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  • Interview with Kevin Earley

    3-18-14 Audio Interview

    Actor Kevin Earley got his first taste of the joys of being on stage at the age of four when his mother, who would become the artistic director of a Chicago theater, created a singing group with him and his three older brothers. He got roles in a professional acting company when he was ten and then again when he was thirteen, so he knew from the beginning what he wanted to do with his life. But as happens to many people for whom success comes easily, Kevin says he was “lazy about his acting,” depending on his looks (which are terrific) and his “big voice.” Listen to this thoughtful professional talk about the importance recognizing what you are lacking and having the willingness and the discipline to do the work required strengthening your “tools.” Also come out to see the result of his hard work and discipline in the delightful Florida Studio Theater production of Daddy Long Legs.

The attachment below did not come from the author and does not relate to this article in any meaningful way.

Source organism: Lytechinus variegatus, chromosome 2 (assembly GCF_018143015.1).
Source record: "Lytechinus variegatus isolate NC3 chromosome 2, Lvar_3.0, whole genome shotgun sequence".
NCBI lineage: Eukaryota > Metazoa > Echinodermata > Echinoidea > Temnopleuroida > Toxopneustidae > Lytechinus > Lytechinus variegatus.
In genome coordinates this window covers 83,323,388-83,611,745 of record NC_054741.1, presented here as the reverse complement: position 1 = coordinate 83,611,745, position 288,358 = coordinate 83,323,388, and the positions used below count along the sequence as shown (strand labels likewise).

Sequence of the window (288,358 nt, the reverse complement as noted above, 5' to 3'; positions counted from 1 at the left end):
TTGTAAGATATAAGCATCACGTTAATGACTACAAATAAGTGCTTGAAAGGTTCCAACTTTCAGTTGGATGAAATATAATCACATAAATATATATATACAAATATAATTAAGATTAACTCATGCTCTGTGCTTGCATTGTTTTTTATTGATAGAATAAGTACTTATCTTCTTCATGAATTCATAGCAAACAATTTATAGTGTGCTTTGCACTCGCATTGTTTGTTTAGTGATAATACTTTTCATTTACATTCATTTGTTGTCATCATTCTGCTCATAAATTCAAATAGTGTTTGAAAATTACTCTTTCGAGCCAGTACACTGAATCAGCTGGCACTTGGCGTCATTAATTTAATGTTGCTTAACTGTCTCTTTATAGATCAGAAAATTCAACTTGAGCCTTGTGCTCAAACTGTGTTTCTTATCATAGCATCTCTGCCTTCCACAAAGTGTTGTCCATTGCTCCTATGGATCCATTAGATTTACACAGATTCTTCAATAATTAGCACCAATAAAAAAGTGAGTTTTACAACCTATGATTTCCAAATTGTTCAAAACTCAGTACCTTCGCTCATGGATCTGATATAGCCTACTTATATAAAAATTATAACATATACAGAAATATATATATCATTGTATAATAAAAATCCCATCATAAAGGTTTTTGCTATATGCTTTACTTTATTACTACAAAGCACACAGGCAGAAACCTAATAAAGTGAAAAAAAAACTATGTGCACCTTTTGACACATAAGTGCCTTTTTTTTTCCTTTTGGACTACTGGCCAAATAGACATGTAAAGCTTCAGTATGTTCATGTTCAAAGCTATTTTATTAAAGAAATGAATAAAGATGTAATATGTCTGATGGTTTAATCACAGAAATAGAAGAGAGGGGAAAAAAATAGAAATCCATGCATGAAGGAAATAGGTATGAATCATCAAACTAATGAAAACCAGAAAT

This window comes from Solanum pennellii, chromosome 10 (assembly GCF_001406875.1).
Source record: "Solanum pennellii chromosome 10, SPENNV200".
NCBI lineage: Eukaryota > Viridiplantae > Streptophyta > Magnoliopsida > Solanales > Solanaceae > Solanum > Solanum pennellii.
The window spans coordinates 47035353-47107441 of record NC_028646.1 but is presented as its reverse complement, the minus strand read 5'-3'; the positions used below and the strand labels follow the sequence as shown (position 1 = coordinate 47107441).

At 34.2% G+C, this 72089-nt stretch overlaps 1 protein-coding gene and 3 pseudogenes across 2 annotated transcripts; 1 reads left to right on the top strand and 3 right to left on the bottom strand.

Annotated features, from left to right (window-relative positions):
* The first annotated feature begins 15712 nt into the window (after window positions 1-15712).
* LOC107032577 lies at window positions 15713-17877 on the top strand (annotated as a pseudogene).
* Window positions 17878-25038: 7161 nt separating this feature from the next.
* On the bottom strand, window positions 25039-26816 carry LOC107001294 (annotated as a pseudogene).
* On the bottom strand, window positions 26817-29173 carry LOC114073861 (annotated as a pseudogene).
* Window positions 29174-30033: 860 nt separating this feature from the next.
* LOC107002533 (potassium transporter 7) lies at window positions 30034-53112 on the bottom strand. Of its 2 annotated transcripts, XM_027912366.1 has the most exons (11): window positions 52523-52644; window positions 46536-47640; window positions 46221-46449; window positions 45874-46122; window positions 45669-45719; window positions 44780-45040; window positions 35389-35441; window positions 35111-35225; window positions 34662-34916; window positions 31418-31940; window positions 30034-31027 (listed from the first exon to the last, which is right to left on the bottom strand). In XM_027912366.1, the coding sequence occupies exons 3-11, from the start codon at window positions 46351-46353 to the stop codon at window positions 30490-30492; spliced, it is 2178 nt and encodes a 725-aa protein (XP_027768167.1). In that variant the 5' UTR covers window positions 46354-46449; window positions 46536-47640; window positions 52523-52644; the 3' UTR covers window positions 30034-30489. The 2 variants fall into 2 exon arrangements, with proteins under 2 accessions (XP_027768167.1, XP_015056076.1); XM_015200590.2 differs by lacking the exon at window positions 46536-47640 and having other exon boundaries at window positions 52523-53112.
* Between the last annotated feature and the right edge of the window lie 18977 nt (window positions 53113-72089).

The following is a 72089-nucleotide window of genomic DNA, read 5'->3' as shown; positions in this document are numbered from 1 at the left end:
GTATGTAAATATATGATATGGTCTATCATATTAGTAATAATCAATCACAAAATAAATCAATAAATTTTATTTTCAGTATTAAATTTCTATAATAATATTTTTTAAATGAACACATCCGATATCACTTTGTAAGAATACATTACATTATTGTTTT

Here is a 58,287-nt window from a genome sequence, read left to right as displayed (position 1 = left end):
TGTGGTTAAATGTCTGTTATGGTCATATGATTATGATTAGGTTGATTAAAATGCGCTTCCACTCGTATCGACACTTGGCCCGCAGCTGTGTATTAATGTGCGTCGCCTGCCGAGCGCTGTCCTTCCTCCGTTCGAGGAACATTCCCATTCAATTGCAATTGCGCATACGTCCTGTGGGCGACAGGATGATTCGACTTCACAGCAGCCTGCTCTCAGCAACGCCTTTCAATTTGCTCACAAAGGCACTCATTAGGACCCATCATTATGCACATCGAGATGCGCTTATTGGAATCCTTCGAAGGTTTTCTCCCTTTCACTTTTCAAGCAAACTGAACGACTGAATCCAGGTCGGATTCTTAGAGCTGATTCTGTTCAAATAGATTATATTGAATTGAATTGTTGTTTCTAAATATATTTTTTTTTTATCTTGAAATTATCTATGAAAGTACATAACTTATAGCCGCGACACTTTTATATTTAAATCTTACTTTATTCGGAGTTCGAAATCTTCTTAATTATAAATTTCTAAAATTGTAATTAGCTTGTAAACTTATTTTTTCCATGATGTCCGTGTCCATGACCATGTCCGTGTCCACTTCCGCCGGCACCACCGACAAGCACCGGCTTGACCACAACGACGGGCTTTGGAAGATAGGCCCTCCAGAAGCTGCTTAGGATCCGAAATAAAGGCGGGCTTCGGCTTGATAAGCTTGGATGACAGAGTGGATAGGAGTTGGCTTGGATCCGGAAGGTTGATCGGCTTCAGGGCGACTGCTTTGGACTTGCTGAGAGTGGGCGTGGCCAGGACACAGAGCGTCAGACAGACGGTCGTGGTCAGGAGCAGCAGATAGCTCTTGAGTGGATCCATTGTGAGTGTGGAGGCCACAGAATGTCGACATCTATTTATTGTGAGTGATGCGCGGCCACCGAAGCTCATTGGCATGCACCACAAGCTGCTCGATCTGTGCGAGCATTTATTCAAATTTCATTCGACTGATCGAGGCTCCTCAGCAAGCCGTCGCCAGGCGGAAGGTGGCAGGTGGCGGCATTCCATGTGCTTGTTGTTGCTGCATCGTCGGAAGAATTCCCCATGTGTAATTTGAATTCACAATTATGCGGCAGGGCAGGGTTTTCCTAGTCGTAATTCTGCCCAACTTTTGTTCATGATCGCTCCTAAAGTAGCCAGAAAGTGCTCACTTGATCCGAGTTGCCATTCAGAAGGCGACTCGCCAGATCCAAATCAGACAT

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  • Interview with Rob Ruggiero

    11-26-13 – Audio Interview